ADAS Update: 10,000 Miles and Going

ADAS Update: 10,000 Miles and Counting

It took me 10,000 miles, but I finally figured out how to turn off my lane departure warning.

Well, I just hit 10,000 miles on my new 2023 Honda Civic Sport equipped with Honda Sensing ADAS technology that I bought in January (yes, I drive a lot). I went from the Stone Age to the Space Age when I traded in my 2009 Honda Civic with 215,000 miles, and to be honest, it’s been awesome.

First off, I learned how to turn off the lane departure warning. It was annoying, especially when merging onto highways when you’re not necessarily using an indicator yet crossing over painted lines. When I told this to an ADAS expert friend, he cracked, “So you’ll be the guy I’ll steer clear from on the highway.” What? Just because I disabled lane departure warning? I don’t think that makes my vehicle any less safe.

Another new thing I had not seen before: the word BRAKE in all capital letters in an orange rectangle flashing on and off on the dash when someone merged in front of me very close at high speed. Clearly the car sensed a pending front collision (rear collision for the yahoo who cut me off) and was telling me to brake; the vehicle was probably seconds away from braking itself. But the dingleberry speedster sped off so fast, the imminent danger cleared when enough distance between my front bumper and his rear bumper was gained.

Also for the first time, I heard a rapid succession of beeps as I was wheeling out of my company’s parking lot one day after the whistle blew. Apparently, my front bumper got too close to a fellow employee’s rear bumper as I was pulling out — the sensors! I appreciated the warning.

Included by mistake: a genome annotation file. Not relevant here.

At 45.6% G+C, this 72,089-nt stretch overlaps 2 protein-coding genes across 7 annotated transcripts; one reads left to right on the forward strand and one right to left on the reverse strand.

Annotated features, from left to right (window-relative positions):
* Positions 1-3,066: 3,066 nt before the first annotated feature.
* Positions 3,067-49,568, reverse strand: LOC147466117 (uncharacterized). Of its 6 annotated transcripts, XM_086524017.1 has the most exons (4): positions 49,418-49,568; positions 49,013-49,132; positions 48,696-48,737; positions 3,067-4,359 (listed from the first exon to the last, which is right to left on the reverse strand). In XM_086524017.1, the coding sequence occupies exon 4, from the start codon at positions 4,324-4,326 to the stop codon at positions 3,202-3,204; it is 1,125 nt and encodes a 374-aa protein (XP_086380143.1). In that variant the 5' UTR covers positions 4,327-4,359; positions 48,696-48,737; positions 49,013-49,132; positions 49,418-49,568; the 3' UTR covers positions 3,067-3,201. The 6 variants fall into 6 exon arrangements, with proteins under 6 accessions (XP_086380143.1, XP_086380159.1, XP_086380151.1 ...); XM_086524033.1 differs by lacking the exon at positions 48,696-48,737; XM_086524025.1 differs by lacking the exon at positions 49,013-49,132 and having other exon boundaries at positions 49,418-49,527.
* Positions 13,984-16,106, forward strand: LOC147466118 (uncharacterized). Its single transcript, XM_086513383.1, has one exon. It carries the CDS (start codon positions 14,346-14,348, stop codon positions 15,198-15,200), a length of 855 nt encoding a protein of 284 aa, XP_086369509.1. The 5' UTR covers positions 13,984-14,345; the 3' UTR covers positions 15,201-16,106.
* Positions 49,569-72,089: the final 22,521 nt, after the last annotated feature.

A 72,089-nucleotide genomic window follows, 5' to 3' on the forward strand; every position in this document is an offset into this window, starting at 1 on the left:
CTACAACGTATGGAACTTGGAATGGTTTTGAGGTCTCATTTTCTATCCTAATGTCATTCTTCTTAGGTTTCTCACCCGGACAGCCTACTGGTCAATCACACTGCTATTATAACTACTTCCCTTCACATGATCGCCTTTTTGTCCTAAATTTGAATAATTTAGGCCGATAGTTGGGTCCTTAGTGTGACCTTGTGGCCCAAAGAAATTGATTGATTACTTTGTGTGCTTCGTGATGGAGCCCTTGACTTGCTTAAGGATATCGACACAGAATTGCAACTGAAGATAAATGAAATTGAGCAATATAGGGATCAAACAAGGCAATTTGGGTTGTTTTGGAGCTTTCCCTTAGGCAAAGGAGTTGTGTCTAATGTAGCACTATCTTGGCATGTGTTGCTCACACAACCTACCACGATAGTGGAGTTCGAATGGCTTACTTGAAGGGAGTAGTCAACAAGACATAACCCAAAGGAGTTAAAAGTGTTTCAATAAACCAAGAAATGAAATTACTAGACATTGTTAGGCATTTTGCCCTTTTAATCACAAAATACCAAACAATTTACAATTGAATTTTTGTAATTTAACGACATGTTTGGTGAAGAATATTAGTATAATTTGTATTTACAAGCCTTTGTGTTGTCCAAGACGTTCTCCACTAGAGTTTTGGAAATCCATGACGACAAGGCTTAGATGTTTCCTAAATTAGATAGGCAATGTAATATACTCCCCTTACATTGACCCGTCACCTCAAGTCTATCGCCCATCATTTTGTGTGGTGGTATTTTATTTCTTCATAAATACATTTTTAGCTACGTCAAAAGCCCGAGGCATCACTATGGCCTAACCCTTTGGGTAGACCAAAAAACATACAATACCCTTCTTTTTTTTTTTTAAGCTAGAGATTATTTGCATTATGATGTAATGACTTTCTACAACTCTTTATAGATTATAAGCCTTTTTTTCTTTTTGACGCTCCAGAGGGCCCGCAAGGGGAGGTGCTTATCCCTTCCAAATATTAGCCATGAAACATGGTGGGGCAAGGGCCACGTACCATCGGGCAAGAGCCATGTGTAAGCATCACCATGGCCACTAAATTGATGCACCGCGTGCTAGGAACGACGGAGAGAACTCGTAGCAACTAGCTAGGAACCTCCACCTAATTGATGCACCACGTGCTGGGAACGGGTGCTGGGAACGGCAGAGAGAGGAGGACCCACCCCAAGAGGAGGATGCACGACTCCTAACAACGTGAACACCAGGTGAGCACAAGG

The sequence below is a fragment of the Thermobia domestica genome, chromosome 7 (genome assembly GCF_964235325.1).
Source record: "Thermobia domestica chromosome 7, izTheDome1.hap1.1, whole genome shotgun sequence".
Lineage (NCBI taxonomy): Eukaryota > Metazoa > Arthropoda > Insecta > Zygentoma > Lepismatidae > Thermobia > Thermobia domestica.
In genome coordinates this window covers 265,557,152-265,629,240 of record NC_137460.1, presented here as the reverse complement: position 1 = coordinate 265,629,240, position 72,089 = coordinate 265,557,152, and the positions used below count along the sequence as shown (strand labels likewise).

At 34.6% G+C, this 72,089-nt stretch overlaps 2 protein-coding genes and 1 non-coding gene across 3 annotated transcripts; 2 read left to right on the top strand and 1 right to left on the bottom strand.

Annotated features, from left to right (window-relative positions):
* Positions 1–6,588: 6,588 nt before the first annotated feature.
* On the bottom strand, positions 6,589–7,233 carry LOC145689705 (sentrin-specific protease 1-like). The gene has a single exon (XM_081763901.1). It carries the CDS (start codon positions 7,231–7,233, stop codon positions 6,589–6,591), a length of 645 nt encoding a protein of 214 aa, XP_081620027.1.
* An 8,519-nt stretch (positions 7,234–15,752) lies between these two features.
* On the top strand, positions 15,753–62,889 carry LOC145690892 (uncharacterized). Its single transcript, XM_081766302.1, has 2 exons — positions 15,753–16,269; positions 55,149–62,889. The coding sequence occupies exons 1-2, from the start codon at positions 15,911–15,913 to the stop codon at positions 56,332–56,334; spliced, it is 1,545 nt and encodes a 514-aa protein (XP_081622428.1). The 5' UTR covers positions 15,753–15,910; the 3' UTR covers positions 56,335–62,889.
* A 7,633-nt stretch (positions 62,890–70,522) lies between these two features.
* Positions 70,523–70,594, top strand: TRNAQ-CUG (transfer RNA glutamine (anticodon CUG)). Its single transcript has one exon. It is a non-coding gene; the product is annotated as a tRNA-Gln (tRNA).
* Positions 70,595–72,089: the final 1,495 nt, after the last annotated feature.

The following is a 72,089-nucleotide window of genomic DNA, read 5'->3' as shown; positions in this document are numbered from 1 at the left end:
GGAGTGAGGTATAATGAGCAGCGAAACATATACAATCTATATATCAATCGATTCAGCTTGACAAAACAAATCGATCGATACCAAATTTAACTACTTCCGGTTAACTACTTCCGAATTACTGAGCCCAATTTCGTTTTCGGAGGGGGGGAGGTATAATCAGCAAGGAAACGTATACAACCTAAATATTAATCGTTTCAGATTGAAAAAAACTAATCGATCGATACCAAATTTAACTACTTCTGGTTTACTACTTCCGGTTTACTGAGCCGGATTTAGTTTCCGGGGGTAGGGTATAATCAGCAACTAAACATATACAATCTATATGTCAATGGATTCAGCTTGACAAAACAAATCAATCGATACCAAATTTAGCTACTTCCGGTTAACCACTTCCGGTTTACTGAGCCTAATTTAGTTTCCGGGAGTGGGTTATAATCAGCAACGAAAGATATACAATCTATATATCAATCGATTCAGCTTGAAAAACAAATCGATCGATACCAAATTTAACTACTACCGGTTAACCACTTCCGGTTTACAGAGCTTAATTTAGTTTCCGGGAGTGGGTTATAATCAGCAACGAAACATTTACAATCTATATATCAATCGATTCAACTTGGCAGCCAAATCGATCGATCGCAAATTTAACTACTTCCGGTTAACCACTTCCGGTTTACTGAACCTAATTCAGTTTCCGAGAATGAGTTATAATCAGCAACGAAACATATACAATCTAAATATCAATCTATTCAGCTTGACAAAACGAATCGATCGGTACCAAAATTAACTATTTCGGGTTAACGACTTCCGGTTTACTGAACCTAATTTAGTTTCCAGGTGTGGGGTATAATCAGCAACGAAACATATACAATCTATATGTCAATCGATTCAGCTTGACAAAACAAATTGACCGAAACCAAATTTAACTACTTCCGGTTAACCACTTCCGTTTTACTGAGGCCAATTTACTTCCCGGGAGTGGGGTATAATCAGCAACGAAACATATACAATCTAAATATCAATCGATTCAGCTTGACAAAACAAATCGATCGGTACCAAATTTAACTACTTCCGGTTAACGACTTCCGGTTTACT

And finally, the “maintenance due soon” light came on. I had checked the oil life around 6,000 miles because I was a little worried, as in the past I had gotten an oil change every 5,000 miles. I hit a button on the steering wheel and scrolled through a bunch of menu items to check and was surprised to see it was still 50%! So now that the car has eclipsed 10,000 miles with 15% oil life left, it informed me that it was time for its first checkup. Hopefully I didn’t get too focused on oil life and neglect other maintenance items, but it’s a new car! And a Honda no less! I figured it could take piling on many miles before its first visit to the service center.

All in all, I’ve gotten used to this ADAS thing. It’s like the old saying about air conditioning: once you have it, you can never not have it. Now if I can just figure out how to disable the feature that flashes the speed limit of whatever street I’m on …

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